This will be my penultimate guide for the time being (I will upload the final piece on combat tactics a little later), but having given an overview of the ships and the weapons, I thought it would be a good idea to have a look at the ship modules as well, to let you know which ones I've found most useful and which ones are worth avoiding, at least until they've fixed the bugs!
Ship modules come in four varieties: the weapons I've already discussed at length, so we won't cover those here; there are also utility modules, armoured bulkheads and support modules.
I'll start with the support modules, as there's currently only one of them, the Standard Docking Computer. At only 4500Cr, it's relatively cheap and supposedly takes the difficulty out of landing your ship. In practice, it makes your ship behave like a drunken ballerina during the docking cycle, makes docking take at least twice as long as it should do, and has a habit of making your ship land disturbingly heavily, which is rather scary if you have 100 tonnes of gold on board. It does, however, at least let you listen to Strauss's Blue Danube and give you a few minutes off to check the forums, go get a drink, or go to the toilet while you dock. So if you like having periodic little breaks during game play, then by all means, get one. There have been a few rumblings on the E:D forums about them being bugged and causing ship crashes. Personally, I've never encountered this on the few times I've used them with my Type 6, but there may be issues using it with larger ships. I don't recommend using one, because any half-decent pilot doesn't need them on a Type 6 or anything smaller, as you don't even need to bother matching the rotation of the station to get these ships through the docking port, and if you've spent enough time playing the game to have made enough money to fly a Type 9 or an Anaconda, you should have had enough practice at manually docking to not need one. Manually docking is quicker and arguably safer, so while listening to a bit of Strauss while landing is nice and relaxing, you can always have that running in the background on your media player of choice anyway. I recommend saving the slot for the other support equipment types that will become available in future game versions. The Field Maintenance Unit that fixed subsystems has been taken out of the game between Premium Beta and Beta 1, presumably for game balancing, so might make a triumphant return in future patches.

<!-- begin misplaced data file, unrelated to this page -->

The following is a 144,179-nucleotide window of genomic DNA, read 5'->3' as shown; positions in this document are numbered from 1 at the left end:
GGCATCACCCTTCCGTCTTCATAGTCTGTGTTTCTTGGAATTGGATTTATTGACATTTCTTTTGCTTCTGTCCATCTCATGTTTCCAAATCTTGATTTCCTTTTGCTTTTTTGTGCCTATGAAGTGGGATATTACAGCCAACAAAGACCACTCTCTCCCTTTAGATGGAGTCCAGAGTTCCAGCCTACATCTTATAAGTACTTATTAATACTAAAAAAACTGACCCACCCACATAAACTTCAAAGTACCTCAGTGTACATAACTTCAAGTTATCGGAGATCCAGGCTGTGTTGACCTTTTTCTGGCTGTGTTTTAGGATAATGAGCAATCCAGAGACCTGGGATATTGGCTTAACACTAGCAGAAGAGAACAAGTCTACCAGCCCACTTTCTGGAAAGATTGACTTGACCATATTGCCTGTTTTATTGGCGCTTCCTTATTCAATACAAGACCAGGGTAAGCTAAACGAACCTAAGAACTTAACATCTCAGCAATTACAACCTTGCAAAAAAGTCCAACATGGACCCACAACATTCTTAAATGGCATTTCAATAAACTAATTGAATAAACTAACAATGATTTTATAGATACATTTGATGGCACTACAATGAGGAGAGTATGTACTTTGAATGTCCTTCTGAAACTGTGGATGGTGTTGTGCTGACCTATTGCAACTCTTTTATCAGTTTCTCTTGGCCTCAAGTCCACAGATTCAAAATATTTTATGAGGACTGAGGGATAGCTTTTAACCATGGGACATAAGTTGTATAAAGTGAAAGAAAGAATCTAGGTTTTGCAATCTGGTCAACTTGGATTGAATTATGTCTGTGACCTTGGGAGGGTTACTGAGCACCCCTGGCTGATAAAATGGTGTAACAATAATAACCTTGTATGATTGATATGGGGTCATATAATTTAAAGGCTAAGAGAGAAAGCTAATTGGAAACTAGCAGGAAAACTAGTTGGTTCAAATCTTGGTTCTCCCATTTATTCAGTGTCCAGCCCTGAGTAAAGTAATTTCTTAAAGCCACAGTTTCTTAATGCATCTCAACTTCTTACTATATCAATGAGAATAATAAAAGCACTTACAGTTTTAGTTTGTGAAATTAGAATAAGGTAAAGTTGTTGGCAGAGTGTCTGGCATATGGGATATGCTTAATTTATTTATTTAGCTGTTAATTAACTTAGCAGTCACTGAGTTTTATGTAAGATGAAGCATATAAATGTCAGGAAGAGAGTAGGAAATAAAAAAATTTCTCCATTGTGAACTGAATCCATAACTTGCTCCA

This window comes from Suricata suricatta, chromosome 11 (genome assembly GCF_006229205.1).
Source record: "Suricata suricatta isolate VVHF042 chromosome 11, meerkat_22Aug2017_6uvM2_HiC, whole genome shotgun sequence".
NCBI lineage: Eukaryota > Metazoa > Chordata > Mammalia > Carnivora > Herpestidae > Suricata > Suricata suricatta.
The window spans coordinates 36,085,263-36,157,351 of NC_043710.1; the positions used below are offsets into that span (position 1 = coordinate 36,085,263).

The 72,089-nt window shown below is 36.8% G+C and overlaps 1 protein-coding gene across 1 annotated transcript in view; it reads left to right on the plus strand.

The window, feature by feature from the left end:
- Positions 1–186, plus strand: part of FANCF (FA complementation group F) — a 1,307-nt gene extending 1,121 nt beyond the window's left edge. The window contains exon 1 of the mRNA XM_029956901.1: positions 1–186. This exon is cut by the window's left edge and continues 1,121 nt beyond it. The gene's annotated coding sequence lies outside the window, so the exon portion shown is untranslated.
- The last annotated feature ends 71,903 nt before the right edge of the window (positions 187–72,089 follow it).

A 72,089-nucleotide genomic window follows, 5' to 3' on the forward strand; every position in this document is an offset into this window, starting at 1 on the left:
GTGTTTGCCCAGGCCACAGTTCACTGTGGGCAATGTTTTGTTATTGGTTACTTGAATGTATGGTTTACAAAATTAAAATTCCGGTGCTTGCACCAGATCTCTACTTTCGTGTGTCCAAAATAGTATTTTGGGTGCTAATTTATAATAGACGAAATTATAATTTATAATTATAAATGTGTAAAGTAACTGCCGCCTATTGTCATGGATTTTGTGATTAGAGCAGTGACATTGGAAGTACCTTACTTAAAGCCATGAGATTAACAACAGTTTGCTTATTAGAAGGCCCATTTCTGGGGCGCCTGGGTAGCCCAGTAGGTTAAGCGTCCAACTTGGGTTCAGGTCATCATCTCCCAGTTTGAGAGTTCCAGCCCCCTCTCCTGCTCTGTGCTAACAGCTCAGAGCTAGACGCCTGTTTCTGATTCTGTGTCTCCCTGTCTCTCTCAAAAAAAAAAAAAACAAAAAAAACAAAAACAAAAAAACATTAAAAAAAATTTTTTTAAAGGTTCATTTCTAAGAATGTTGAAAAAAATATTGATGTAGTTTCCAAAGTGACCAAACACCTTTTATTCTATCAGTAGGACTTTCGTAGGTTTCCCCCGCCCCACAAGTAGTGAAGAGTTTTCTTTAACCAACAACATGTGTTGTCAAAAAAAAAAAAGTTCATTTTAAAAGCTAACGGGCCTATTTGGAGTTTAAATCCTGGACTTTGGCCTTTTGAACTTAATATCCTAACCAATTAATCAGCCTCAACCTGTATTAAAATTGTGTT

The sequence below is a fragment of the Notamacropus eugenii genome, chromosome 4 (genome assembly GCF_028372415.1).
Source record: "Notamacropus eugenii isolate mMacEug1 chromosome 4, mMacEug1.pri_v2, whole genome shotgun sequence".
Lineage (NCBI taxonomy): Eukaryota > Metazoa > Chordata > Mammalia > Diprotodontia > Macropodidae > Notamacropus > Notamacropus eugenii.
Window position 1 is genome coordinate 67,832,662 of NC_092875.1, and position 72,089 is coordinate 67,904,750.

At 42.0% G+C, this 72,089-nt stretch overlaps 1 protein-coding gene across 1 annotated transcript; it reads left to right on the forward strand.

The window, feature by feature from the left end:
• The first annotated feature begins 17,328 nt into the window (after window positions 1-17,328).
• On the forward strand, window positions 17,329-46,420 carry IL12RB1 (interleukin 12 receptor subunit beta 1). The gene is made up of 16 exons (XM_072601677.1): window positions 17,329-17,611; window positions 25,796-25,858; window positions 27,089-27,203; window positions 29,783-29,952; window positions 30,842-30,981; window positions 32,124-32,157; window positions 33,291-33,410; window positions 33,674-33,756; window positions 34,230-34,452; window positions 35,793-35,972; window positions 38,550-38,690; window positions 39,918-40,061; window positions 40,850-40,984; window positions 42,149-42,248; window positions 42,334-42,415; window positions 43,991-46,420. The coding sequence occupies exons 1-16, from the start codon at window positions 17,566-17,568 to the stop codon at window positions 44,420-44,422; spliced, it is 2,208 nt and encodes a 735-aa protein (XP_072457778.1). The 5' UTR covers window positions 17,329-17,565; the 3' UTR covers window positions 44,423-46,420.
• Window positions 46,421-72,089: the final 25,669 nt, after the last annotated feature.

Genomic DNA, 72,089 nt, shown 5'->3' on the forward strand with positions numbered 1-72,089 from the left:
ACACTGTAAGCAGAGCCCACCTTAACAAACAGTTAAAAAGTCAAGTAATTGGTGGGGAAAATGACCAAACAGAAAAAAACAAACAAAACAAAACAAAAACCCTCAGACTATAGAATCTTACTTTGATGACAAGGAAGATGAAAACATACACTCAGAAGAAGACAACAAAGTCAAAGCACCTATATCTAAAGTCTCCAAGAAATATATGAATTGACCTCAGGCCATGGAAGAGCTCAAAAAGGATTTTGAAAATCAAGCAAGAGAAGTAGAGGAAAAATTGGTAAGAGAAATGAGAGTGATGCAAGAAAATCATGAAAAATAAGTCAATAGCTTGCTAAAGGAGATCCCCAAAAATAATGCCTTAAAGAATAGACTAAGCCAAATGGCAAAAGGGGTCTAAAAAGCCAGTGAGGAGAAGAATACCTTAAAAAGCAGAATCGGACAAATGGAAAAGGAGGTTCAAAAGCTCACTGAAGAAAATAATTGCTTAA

Armoured bulkheads are more varied and come in the following flavours: lightweight, reinforced, military, mirrored and reactive.
Lightweight bulkheads come as standard with the ship and offer only basic protection against damage, but do not carry a mass penalty that would reduce your ships hyperspace range. In most cases, these are the bulkheads you'll want to stick with, as either the upgraded bulkheads are prohibitively expensive (e.g. Viper and Type 6), or they reduce your hyperspace range too much to be useful (e.g. Eagle and Viper).
Reinforced alloy bulkheads come in at half the mass and around half the price of the military version, and give upgraded damage ablation against all weapon types (the precise values are lurking on the Beta Discussion forum here). They're probably the best compromise between cost, hyperspace range loss and damage resistance, so if you want to upgrade the armour on your Cobra or Sidewinder, use this.